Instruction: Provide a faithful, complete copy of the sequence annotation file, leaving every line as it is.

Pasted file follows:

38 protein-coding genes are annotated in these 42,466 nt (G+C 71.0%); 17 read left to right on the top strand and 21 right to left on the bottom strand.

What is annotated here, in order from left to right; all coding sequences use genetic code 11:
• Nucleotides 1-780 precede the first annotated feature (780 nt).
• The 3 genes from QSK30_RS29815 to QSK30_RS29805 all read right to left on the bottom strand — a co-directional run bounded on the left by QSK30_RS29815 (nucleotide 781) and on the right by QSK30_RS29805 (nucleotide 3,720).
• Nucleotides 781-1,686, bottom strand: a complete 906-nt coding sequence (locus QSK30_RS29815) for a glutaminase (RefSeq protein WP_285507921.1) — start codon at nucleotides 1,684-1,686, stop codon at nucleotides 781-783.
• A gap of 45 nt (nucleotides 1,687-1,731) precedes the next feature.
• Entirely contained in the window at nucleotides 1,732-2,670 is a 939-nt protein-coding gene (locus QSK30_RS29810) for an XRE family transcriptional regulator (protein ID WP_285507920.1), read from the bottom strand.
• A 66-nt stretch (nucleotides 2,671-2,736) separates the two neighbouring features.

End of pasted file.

38 protein-coding genes are annotated in these 42,466 nt (G+C 71.0%); 17 read left to right on the top strand and 21 right to left on the bottom strand.

What is annotated here, in order from left to right; all coding sequences use genetic code 11:
• Nucleotides 1-780 precede the first annotated feature (780 nt).
• The 3 genes from QSK30_RS29815 to QSK30_RS29805 all read right to left on the bottom strand — a co-directional run bounded on the left by QSK30_RS29815 (nucleotide 781) and on the right by QSK30_RS29805 (nucleotide 3,720).
• Nucleotides 781-1,686, bottom strand: a complete 906-nt coding sequence (locus QSK30_RS29815) for a glutaminase (RefSeq protein WP_285507921.1) — start codon at nucleotides 1,684-1,686, stop codon at nucleotides 781-783.
• A gap of 45 nt (nucleotides 1,687-1,731) precedes the next feature.
• Entirely contained in the window at nucleotides 1,732-2,670 is a 939-nt protein-coding gene (locus QSK30_RS29810) for an XRE family transcriptional regulator (protein ID WP_285507920.1), read from the bottom strand.
• A 66-nt stretch (nucleotides 2,671-2,736) separates the two neighbouring features.